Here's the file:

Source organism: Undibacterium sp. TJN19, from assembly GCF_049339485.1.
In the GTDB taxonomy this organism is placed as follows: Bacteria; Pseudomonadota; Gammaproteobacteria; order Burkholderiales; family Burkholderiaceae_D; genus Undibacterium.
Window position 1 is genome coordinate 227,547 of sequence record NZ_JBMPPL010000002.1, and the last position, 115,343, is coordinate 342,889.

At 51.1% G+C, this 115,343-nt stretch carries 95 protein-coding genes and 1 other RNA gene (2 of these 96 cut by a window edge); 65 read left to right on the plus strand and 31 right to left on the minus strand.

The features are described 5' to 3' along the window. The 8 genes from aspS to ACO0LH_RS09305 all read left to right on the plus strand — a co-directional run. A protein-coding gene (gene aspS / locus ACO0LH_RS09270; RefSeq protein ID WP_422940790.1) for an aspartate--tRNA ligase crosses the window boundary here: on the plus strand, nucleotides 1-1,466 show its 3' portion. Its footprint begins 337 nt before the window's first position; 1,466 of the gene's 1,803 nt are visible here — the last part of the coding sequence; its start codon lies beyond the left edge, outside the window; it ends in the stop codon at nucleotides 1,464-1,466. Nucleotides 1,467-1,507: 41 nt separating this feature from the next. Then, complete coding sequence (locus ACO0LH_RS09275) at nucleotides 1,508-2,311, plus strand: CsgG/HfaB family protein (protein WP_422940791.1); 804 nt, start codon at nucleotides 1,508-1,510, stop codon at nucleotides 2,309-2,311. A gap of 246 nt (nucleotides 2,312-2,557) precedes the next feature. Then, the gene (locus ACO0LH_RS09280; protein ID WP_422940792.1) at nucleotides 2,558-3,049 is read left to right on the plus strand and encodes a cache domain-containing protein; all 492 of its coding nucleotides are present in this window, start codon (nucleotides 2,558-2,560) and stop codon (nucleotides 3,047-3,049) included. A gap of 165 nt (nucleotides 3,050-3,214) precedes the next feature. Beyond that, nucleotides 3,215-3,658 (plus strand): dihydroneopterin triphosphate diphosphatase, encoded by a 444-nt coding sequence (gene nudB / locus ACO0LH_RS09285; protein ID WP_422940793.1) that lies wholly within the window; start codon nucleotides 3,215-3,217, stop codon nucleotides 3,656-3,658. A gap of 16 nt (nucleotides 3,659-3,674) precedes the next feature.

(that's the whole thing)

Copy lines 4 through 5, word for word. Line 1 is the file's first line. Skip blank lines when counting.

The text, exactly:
At 51.1% G+C, this 115,343-nt stretch carries 95 protein-coding genes and 1 other RNA gene (2 of these 96 cut by a window edge); 65 read left to right on the plus strand and 31 right to left on the minus strand.

The features are described 5' to 3' along the window. The 8 genes from aspS to ACO0LH_RS09305 all read left to right on the plus strand — a co-directional run. A protein-coding gene (gene aspS / locus ACO0LH_RS09270; RefSeq protein ID WP_422940790.1) for an aspartate--tRNA ligase crosses the window boundary here: on the plus strand, nucleotides 1-1,466 show its 3' portion. Its footprint begins 337 nt before the window's first position; 1,466 of the gene's 1,803 nt are visible here — the last part of the coding sequence; its start codon lies beyond the left edge, outside the window; it ends in the stop codon at nucleotides 1,464-1,466. Nucleotides 1,467-1,507: 41 nt separating this feature from the next. Then, complete coding sequence (locus ACO0LH_RS09275) at nucleotides 1,508-2,311, plus strand: CsgG/HfaB family protein (protein WP_422940791.1); 804 nt, start codon at nucleotides 1,508-1,510, stop codon at nucleotides 2,309-2,311. A gap of 246 nt (nucleotides 2,312-2,557) precedes the next feature. Then, the gene (locus ACO0LH_RS09280; protein ID WP_422940792.1) at nucleotides 2,558-3,049 is read left to right on the plus strand and encodes a cache domain-containing protein; all 492 of its coding nucleotides are present in this window, start codon (nucleotides 2,558-2,560) and stop codon (nucleotides 3,047-3,049) included. A gap of 165 nt (nucleotides 3,050-3,214) precedes the next feature. Beyond that, nucleotides 3,215-3,658 (plus strand): dihydroneopterin triphosphate diphosphatase, encoded by a 444-nt coding sequence (gene nudB / locus ACO0LH_RS09285; protein ID WP_422940793.1) that lies wholly within the window; start codon nucleotides 3,215-3,217, stop codon nucleotides 3,656-3,658. A gap of 16 nt (nucleotides 3,659-3,674) precedes the next feature.